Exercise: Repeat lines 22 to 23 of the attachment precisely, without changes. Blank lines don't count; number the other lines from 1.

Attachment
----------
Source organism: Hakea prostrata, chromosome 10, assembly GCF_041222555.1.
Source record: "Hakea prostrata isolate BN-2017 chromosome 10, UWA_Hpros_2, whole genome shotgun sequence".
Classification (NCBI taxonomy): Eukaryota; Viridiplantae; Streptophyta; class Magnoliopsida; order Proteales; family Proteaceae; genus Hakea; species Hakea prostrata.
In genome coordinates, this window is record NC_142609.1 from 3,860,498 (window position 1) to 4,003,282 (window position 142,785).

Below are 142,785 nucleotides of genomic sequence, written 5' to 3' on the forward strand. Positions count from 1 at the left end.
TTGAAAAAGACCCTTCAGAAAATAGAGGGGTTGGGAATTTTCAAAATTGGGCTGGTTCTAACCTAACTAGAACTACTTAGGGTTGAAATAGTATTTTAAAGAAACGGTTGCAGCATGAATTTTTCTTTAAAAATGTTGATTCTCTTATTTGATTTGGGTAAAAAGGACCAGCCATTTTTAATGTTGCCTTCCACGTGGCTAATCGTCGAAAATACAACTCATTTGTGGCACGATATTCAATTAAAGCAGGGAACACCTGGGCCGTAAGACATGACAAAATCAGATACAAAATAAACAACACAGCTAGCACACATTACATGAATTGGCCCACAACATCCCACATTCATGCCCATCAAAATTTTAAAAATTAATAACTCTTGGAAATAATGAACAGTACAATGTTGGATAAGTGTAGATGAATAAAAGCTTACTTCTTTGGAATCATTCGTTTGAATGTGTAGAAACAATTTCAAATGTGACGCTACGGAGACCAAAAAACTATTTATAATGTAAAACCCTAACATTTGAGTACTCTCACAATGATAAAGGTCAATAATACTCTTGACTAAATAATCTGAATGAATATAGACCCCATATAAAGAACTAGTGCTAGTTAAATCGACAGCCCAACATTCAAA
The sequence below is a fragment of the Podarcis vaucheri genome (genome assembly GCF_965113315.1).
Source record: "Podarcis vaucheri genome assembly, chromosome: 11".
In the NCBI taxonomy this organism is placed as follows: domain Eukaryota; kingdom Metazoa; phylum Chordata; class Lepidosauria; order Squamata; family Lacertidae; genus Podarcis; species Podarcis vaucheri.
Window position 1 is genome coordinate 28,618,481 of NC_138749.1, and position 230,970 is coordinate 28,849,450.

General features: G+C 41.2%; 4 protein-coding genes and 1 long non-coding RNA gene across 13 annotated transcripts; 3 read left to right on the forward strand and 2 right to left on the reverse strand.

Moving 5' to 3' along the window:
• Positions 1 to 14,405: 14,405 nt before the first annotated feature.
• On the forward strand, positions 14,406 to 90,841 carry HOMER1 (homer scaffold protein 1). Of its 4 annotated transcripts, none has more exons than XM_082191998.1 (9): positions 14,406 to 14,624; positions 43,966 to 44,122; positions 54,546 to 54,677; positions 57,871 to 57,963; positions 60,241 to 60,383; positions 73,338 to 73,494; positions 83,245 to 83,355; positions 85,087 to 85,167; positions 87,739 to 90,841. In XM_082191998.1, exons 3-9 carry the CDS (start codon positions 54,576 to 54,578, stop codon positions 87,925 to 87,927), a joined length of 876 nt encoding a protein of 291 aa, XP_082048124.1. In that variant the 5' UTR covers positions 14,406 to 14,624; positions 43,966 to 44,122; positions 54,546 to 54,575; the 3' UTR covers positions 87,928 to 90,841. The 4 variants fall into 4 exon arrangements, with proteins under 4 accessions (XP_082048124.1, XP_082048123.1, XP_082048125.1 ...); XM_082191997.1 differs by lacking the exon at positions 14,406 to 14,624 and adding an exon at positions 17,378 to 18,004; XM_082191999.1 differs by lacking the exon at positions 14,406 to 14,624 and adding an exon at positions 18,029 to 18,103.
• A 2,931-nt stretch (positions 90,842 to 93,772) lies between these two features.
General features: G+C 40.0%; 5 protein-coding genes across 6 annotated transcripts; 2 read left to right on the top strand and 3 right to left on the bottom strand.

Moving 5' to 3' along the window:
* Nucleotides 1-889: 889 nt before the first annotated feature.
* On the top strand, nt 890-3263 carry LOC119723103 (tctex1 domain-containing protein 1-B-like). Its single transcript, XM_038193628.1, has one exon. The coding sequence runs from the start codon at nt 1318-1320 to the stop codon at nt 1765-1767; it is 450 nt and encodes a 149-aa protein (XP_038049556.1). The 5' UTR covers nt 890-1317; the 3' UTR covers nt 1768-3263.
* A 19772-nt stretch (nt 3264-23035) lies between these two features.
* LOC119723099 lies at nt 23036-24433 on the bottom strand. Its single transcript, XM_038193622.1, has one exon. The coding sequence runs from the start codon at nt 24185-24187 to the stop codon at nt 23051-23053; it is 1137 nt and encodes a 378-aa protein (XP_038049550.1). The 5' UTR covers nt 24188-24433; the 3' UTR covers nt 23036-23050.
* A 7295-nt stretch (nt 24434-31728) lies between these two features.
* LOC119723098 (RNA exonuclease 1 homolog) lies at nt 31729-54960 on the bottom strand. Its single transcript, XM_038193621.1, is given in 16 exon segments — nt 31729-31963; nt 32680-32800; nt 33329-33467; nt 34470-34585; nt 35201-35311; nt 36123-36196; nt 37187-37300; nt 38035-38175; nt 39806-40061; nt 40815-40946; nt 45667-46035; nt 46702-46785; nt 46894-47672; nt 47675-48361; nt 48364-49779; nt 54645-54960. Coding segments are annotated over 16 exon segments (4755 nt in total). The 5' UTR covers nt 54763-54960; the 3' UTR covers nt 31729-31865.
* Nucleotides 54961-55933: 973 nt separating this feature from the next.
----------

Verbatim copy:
* A 7295-nt stretch (nt 24434-31728) lies between these two features.
* LOC119723098 (RNA exonuclease 1 homolog) lies at nt 31729-54960 on the bottom strand. Its single transcript, XM_038193621.1, is given in 16 exon segments — nt 31729-31963; nt 32680-32800; nt 33329-33467; nt 34470-34585; nt 35201-35311; nt 36123-36196; nt 37187-37300; nt 38035-38175; nt 39806-40061; nt 40815-40946; nt 45667-46035; nt 46702-46785; nt 46894-47672; nt 47675-48361; nt 48364-49779; nt 54645-54960. Coding segments are annotated over 16 exon segments (4755 nt in total). The 5' UTR covers nt 54763-54960; the 3' UTR covers nt 31729-31865.